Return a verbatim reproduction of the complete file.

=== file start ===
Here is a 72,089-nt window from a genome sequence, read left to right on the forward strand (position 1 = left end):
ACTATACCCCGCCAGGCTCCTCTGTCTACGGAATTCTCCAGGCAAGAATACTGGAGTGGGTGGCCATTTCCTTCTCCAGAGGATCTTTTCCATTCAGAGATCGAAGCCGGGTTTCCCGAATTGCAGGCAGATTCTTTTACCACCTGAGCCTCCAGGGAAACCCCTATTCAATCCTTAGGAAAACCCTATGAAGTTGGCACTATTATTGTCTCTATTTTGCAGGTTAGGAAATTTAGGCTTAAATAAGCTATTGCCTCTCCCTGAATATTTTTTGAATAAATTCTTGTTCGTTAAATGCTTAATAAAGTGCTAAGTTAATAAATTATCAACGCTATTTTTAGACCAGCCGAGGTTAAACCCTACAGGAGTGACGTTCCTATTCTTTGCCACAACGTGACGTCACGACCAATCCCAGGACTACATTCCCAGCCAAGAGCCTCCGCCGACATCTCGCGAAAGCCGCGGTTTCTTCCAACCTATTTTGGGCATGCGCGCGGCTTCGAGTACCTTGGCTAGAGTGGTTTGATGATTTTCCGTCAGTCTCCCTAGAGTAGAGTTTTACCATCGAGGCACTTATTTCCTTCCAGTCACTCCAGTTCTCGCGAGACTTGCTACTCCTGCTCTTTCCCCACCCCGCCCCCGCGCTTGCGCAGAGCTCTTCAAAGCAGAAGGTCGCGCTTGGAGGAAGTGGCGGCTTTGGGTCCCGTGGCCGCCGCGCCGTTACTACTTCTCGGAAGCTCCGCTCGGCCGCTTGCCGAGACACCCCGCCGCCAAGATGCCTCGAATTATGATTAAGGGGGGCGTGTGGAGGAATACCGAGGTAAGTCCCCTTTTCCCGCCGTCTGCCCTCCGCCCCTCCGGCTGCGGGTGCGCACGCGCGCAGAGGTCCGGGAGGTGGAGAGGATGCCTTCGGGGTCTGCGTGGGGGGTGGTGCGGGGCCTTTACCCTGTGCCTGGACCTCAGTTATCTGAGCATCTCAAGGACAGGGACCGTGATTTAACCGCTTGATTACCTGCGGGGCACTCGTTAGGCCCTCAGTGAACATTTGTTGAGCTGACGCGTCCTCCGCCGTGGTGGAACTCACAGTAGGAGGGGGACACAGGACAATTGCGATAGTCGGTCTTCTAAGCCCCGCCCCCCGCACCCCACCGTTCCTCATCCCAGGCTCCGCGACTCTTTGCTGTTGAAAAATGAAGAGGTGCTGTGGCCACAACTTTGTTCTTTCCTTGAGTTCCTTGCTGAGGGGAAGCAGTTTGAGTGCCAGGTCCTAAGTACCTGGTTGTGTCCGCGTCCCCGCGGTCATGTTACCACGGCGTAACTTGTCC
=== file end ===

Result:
Here is a 72,089-nt window from a genome sequence, read left to right on the forward strand (position 1 = left end):
ACTATACCCCGCCAGGCTCCTCTGTCTACGGAATTCTCCAGGCAAGAATACTGGAGTGGGTGGCCATTTCCTTCTCCAGAGGATCTTTTCCATTCAGAGATCGAAGCCGGGTTTCCCGAATTGCAGGCAGATTCTTTTACCACCTGAGCCTCCAGGGAAACCCCTATTCAATCCTTAGGAAAACCCTATGAAGTTGGCACTATTATTGTCTCTATTTTGCAGGTTAGGAAATTTAGGCTTAAATAAGCTATTGCCTCTCCCTGAATATTTTTTGAATAAATTCTTGTTCGTTAAATGCTTAATAAAGTGCTAAGTTAATAAATTATCAACGCTATTTTTAGACCAGCCGAGGTTAAACCCTACAGGAGTGACGTTCCTATTCTTTGCCACAACGTGACGTCACGACCAATCCCAGGACTACATTCCCAGCCAAGAGCCTCCGCCGACATCTCGCGAAAGCCGCGGTTTCTTCCAACCTATTTTGGGCATGCGCGCGGCTTCGAGTACCTTGGCTAGAGTGGTTTGATGATTTTCCGTCAGTCTCCCTAGAGTAGAGTTTTACCATCGAGGCACTTATTTCCTTCCAGTCACTCCAGTTCTCGCGAGACTTGCTACTCCTGCTCTTTCCCCACCCCGCCCCCGCGCTTGCGCAGAGCTCTTCAAAGCAGAAGGTCGCGCTTGGAGGAAGTGGCGGCTTTGGGTCCCGTGGCCGCCGCGCCGTTACTACTTCTCGGAAGCTCCGCTCGGCCGCTTGCCGAGACACCCCGCCGCCAAGATGCCTCGAATTATGATTAAGGGGGGCGTGTGGAGGAATACCGAGGTAAGTCCCCTTTTCCCGCCGTCTGCCCTCCGCCCCTCCGGCTGCGGGTGCGCACGCGCGCAGAGGTCCGGGAGGTGGAGAGGATGCCTTCGGGGTCTGCGTGGGGGGTGGTGCGGGGCCTTTACCCTGTGCCTGGACCTCAGTTATCTGAGCATCTCAAGGACAGGGACCGTGATTTAACCGCTTGATTACCTGCGGGGCACTCGTTAGGCCCTCAGTGAACATTTGTTGAGCTGACGCGTCCTCCGCCGTGGTGGAACTCACAGTAGGAGGGGGACACAGGACAATTGCGATAGTCGGTCTTCTAAGCCCCGCCCCCCGCACCCCACCGTTCCTCATCCCAGGCTCCGCGACTCTTTGCTGTTGAAAAATGAAGAGGTGCTGTGGCCACAACTTTGTTCTTTCCTTGAGTTCCTTGCTGAGGGGAAGCAGTTTGAGTGCCAGGTCCTAAGTACCTGGTTGTGTCCGCGTCCCCGCGGTCATGTTACCACGGCGTAACTTGTCC